Proceedings Of The Marine

SPR 2015

Proceedings magazine is a communication tool for the Coast Guard's Marine Safety & Security Council. Each quarterly magazine focuses on a specific theme of interest to the marine industry.

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Page 59 of 102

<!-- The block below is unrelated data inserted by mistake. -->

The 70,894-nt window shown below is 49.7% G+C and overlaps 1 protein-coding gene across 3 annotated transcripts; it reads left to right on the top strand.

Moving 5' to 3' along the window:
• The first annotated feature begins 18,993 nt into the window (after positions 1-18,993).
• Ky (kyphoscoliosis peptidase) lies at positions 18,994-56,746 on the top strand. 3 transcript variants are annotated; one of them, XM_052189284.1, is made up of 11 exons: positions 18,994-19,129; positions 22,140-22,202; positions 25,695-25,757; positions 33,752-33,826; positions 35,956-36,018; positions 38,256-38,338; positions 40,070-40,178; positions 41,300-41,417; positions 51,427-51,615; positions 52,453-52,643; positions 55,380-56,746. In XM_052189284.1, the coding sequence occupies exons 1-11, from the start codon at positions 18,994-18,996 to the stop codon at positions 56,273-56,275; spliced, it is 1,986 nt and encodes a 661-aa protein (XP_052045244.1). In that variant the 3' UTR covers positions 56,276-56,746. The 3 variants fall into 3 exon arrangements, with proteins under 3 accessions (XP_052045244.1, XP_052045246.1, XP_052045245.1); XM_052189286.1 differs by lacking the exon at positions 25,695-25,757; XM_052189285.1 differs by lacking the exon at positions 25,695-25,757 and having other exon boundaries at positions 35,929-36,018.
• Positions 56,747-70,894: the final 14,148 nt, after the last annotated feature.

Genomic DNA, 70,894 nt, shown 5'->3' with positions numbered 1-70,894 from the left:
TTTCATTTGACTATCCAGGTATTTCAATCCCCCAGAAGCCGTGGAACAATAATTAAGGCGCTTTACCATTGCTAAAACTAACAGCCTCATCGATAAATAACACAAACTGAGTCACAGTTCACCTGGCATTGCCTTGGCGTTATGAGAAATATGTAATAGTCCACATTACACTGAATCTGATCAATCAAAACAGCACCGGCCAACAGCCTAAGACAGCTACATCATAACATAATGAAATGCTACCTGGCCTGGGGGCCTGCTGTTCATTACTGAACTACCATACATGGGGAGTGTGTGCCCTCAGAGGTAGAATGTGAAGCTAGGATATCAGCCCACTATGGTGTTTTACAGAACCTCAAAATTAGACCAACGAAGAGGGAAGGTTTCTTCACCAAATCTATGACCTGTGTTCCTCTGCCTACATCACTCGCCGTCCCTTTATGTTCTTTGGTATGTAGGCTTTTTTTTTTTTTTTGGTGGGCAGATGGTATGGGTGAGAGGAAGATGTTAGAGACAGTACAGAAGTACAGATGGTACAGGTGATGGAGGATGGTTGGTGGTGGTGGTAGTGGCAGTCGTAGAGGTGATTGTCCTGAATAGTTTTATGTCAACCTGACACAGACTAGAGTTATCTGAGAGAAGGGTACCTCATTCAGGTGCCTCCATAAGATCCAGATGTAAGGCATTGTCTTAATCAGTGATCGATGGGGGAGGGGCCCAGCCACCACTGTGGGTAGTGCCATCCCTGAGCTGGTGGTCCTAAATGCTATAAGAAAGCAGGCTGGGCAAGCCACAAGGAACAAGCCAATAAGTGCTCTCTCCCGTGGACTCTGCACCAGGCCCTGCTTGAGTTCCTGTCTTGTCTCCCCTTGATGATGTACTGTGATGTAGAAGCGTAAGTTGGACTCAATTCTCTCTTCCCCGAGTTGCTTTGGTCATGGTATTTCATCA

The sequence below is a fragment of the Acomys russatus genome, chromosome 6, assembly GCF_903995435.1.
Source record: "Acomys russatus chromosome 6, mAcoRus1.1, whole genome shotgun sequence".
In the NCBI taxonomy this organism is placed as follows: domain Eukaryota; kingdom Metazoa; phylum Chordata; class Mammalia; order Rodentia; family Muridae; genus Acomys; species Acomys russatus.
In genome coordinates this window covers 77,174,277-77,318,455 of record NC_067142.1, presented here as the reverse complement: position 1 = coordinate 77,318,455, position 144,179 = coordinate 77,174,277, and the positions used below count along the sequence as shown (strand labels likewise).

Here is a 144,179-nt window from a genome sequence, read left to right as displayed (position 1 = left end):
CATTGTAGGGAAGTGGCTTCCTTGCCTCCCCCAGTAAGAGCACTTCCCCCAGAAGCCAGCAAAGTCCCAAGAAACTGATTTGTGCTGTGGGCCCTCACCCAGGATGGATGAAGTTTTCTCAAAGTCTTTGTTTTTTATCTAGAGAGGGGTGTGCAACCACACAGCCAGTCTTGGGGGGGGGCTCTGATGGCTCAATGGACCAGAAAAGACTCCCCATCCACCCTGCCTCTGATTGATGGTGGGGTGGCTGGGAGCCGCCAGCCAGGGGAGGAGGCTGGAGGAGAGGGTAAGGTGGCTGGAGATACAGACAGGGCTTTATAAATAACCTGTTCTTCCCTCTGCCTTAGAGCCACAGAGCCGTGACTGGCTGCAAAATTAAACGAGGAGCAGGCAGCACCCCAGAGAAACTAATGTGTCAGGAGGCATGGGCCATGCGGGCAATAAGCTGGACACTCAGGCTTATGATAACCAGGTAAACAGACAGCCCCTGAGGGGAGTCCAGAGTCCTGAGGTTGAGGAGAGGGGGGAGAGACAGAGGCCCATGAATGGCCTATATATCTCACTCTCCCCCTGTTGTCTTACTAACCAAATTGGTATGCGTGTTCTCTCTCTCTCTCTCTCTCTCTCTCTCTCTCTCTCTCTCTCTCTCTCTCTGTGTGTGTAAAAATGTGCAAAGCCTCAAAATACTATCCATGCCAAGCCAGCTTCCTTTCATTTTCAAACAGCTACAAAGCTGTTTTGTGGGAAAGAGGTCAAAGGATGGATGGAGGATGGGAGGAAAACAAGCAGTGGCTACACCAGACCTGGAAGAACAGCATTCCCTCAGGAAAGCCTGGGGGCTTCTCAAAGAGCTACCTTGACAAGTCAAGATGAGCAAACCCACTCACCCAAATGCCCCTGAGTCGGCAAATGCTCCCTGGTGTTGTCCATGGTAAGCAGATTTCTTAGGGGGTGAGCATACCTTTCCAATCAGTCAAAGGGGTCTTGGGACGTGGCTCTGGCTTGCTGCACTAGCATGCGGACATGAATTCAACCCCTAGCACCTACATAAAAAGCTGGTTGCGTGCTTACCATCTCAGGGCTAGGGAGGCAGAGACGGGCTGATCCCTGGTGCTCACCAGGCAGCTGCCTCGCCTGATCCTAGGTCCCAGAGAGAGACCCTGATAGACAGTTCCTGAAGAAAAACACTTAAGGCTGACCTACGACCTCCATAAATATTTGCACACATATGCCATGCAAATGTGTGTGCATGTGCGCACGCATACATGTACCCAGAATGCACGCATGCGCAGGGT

57 Spring 2015 Proceedings Two For the Price of One Most strike team cases are either oil or chemical responses — the Winchester tire fire was both. By the next day, toxic smoke rose up more than 4,500 feet into the sky and drifted over parts of Virginia, West Virginia, Maryland, and the District of Columbia. Soon after, hot, greenish, 30-weight motor oil began fowing. Mr. Massey contacted the U.S. Coast Guard Atlantic Strike Team in Elizabeth City, North Carolina, to request the team provide air monitoring for the large tire fre. Responders set up an incident command center approxi- mately one mile from the fre and began digging trenches to direct the oil fow toward a man-made collection pond, where pumps would transfer the hot oil to a temporary storage device. AST personnel also deployed a containment boom in the small creek that led from the pond to contain runoff. Major Issues With the immediate danger now contained, responders identifed three major issues, as the team began working near the fre: 1. Intense heat could be felt from as far away as 1,000 feet. 2. Smoke created blind spots. 3. Oil in the containment pond could reignite. To combat these, the safety team required that responders work in two-man teams and brought in an airport fre truck to layer foam on the pond. Ain't no Fire Like a Tarr Fire As the fre response grew, so did the media coverage. As the community learned more about what was happening, a local church displayed the following message on the church- yard sign: "Ain't no Fire Like a Tarr Fire." The sign made national news, and was unfortunately prophetic. That's a Lot of Oil A National Strike Force Superfund response. by Mr. dAle r. HeMenWAy Preparedness Specialist National Strike Force Coordination Center Mr. JAMeS W. Snyder Preparedness Specialist National Strike Force Coordination Center HAZMAT Response Burning tires are a major concern for respond- ers since they can produce up to a gallon of oil per tire. This is what LCDR Klaus Adie, Atlantic Strike Team (AST) executive officer, advised Tom Massey, the Environmental Protection Agency's federal on-scene coordinator, on the evening of October 31, 1983, after a large fire broke out near Winchester, Virginia. Records indicated between 5 to 7 million tires were on location — that's a lot of oil. ramzihachicho / iStock / Thinkstock

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